The South Shore of Massachusetts has a storied history of being a hotbed for hardcore, especially in the last twenty years or so. Anyone finding their footing in the Boston hardcore punk scene will quickly find stories of the Brockton shows which took place in the early to mid-'00s as clubs such as the Middle East had stopped allowing such shows.
The region seemed to rise to the occasion more than anyone during this time and created a scene all their own with bands such as Colin of Arabia, Cut Throat, Back of tha Neck, Shere Khan, and many others all dishing out their own brands of fury and despair at The Tiger’s Den and other DIY venues practically every weekend.
Chris Cesarini was one of the young men who witnessed this scene firsthand, attending shows as young as the age of 13 when the scene was just finding its footing. I recently was able to interview him about his time in the scene and his music career building up toward his current project, Street Power.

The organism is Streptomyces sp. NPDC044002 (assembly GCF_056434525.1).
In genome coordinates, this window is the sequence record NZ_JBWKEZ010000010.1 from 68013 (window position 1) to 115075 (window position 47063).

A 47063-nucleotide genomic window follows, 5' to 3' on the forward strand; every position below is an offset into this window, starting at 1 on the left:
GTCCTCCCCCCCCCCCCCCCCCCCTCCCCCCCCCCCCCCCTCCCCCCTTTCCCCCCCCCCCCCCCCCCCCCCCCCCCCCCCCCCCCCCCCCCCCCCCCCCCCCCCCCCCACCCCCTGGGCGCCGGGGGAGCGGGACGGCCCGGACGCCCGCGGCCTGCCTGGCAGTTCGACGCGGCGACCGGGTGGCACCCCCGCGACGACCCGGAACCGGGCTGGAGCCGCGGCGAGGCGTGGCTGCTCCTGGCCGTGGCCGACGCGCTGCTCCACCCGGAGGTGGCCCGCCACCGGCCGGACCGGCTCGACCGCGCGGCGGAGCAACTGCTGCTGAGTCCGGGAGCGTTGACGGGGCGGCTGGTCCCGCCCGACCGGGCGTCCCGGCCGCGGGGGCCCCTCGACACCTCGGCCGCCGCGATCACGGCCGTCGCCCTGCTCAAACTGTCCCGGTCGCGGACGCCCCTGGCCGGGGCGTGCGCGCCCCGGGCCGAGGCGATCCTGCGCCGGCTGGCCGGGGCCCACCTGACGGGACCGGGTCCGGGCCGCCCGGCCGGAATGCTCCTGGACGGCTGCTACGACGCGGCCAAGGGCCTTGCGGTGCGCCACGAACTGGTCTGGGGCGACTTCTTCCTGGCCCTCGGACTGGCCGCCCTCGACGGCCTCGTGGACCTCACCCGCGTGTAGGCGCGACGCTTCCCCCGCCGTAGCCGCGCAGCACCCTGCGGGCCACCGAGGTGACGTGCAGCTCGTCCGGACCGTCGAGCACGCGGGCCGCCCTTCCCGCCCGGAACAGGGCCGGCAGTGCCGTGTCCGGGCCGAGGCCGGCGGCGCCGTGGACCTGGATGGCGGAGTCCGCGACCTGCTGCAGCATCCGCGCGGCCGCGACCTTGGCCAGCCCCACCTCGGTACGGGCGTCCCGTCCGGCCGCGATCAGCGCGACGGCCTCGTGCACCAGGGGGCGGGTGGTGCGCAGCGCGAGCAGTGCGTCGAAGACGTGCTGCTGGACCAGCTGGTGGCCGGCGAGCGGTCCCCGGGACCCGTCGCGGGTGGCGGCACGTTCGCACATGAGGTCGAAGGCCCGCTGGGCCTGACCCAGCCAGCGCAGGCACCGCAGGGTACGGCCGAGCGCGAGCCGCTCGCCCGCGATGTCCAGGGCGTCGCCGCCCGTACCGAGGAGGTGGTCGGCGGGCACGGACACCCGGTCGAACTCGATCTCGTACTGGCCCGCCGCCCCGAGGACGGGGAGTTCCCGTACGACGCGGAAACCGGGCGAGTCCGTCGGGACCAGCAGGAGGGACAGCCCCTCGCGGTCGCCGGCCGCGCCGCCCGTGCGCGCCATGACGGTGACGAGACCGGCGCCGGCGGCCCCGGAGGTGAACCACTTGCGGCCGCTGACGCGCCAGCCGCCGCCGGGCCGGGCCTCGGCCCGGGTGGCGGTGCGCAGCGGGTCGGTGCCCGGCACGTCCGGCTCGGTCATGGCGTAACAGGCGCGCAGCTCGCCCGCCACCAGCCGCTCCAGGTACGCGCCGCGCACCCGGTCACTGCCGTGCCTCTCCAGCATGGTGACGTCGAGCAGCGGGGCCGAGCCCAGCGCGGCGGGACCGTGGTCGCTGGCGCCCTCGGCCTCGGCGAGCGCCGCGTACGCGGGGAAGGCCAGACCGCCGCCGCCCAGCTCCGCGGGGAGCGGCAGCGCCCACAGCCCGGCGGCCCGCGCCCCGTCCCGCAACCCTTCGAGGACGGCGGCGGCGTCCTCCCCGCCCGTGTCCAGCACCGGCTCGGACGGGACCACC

Having played guitar in bands since he was a teenager, most recently for Years Apart and currently for the aforementioned Back of tha Neck, Chris said he wanted to try his hand at singing for a group. “I’ve recently been wanting to do something different… as in not playing guitar. I love playing guitar, it’s my main instrument but I’ve always loved sharing the mic with my friends bands and stuff so I really wanted to try being a frontman out.”
Chris stated on how the project was conceptualized and really began with Chris wanting to step out of his comfort zone and try handling vocals. He continued, “Matt Azevedo and I sat down one day right in this room and we tossed some shit around and eventually we wrote the whole EP. He’s really motivating when it comes to putting the songs together so he writes most of the stuff and I either just helped arrange or give suggestions. Going forward this will be a collective effort with the entire band.”